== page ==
Using the ‘Buyer Is More Educated Excuse’ For Not Achieving Sales Quota?

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Posted: December 8, 2017

Excuses abound for failing to achieve sales results, such as, “I have a lousy territory. We aren’t well-branded. My competitor has a lower price point.” When salespeople make excuses, they also give in to thinking that psychologists define as “external locus of control” -- they believe that success is due to factors beyond their control. 

One excuse that I’m tired of hearing is, “The buyer is more educated.”  Translation: “The prospect has already made a decision by the time he reaches out to me. Nothing I can do but take the order and offer a discount.” It’s time to eliminate this excuse by applying the EQ skill of reality testing, which is the ability to look at things as they are, not as you wish they would be.

Here’s the reality: The buyer is more educated and so are you! Salespeople have access to more information about how to succeed than ever. I am a baby boomer salesperson, so I remember the days when you showed up to appointments without the luxury of reviewing the prospects LinkedIn profile, websites or Google.

Puh-leeze, quit your whining about the buyer being more educated.

Use the plethora of information available and better prepare, get educated, for new sales conversations. Study your competition and know the gaps in their offerings so that when you do connect with the prospect, you know how to position your product or service in the best light. This means developing meaninful value propositions or questions that point out gaps in the competitor's services, without ever mentioning their name.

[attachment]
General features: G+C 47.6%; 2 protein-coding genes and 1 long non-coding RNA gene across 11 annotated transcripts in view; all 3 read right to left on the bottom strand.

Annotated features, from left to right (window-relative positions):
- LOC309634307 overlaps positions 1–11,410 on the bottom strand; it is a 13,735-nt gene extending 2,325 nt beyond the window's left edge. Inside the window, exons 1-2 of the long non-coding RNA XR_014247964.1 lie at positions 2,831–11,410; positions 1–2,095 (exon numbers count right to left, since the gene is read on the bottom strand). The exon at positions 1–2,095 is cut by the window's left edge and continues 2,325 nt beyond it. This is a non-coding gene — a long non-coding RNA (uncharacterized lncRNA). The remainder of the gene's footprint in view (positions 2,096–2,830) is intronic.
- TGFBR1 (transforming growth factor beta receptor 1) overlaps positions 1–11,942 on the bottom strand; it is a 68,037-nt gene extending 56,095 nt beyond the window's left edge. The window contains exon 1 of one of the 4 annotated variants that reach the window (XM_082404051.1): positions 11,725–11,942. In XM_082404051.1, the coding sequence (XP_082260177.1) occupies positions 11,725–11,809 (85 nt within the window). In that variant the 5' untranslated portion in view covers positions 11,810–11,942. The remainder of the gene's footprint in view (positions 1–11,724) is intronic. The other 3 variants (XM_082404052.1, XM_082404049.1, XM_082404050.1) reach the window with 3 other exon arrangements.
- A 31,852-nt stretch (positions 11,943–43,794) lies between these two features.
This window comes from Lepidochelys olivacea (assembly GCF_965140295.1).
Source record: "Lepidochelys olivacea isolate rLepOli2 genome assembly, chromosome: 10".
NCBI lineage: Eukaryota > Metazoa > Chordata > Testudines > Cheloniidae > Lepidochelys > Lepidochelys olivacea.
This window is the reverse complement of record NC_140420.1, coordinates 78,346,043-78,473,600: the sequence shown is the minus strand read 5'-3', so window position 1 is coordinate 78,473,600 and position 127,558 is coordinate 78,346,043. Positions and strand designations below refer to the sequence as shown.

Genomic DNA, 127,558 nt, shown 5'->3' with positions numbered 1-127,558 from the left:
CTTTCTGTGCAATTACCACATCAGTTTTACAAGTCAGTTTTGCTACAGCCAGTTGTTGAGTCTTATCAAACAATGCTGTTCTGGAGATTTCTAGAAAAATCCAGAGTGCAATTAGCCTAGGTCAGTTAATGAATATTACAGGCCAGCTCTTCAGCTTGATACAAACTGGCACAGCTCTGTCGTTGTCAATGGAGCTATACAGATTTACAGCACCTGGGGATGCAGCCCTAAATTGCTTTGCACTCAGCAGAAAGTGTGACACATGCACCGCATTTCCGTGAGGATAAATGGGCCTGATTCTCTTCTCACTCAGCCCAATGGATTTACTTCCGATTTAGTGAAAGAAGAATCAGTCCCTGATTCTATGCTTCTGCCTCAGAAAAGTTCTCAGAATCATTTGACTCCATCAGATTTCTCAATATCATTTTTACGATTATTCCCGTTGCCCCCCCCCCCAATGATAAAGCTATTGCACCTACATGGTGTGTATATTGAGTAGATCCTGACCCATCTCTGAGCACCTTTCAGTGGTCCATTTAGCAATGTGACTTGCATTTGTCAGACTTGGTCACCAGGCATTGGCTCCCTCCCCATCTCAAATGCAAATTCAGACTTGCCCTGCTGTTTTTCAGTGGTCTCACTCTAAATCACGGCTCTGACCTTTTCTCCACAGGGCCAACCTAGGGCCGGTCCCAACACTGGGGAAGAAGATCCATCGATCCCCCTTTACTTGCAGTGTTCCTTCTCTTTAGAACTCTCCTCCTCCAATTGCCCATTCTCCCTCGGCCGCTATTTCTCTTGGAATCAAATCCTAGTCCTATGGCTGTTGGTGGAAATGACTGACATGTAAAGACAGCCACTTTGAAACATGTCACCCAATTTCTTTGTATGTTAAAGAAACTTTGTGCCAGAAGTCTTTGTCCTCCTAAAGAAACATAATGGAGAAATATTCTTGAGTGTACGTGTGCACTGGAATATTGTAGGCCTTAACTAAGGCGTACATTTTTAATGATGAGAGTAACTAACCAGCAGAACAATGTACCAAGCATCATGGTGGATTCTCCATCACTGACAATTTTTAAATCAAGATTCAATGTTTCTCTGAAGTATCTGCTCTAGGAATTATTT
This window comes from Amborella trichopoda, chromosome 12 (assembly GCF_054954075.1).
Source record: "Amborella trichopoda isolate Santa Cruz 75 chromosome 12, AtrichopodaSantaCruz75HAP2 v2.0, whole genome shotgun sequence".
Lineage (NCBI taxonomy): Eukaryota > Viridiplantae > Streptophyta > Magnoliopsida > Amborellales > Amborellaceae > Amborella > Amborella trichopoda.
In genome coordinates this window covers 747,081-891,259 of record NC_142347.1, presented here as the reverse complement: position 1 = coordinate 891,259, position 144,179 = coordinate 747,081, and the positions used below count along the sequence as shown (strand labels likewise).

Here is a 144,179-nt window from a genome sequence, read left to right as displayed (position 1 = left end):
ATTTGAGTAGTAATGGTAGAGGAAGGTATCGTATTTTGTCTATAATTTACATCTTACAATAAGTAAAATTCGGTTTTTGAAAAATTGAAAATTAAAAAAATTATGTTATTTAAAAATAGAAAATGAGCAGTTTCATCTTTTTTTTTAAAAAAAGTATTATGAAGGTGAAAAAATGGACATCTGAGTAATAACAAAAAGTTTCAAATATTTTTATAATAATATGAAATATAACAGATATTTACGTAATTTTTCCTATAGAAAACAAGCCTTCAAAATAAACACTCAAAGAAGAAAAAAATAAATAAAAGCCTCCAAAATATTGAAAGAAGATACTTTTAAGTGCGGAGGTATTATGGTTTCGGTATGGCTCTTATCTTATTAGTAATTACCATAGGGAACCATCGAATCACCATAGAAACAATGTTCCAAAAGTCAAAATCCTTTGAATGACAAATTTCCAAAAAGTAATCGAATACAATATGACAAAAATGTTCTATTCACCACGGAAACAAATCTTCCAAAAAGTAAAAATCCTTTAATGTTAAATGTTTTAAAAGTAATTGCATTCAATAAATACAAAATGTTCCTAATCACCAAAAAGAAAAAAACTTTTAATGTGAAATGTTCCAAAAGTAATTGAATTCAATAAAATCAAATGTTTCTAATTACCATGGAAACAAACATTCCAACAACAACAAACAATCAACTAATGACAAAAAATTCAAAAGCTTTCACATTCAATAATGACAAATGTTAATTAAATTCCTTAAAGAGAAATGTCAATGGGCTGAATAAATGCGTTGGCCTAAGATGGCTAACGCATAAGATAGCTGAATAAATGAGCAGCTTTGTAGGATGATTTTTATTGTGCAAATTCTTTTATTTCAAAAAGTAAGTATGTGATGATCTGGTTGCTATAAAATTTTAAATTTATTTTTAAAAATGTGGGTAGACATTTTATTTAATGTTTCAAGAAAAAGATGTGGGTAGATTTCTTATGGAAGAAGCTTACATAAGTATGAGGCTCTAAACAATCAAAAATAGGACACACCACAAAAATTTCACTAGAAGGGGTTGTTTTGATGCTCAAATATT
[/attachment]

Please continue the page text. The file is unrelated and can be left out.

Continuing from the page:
Get educated and get rid of wing-it prospecting calls that go nowhere and lead to the, “The buyer is just more educated” excuse.

Here’s a quick example.  We recently worked with a management consulting firm that knew its competition assigned high-priced consultants to do work that lower-priced associates within their firm could do equally well. Our client developed a value proposition that pointed out this gap and moved the sales conversation to one that favored their approach to working with clients. “Clients come to us because they’re tired of being charged high-priced consulting rates for associate work.”  This well designed value proposition focused on a pain point, started a good sales conversations AND converted business.   

Do what top salespeople do: Focus on what you can control instead of making excuses.  Today’s prospects are more educated.  Are you?  

Are you ready to learn how assertiveness eliminates chase mode, vague next steps and ineffective practice proposals? Join SalesLeadership Feb 6 - 7 for our next Ei Selling® 2-Day Boot Camp. Call 303-708-1128 for more information.

Learn how assertiveness eliminates chase mode, vague next steps, and ineffective practice proposals.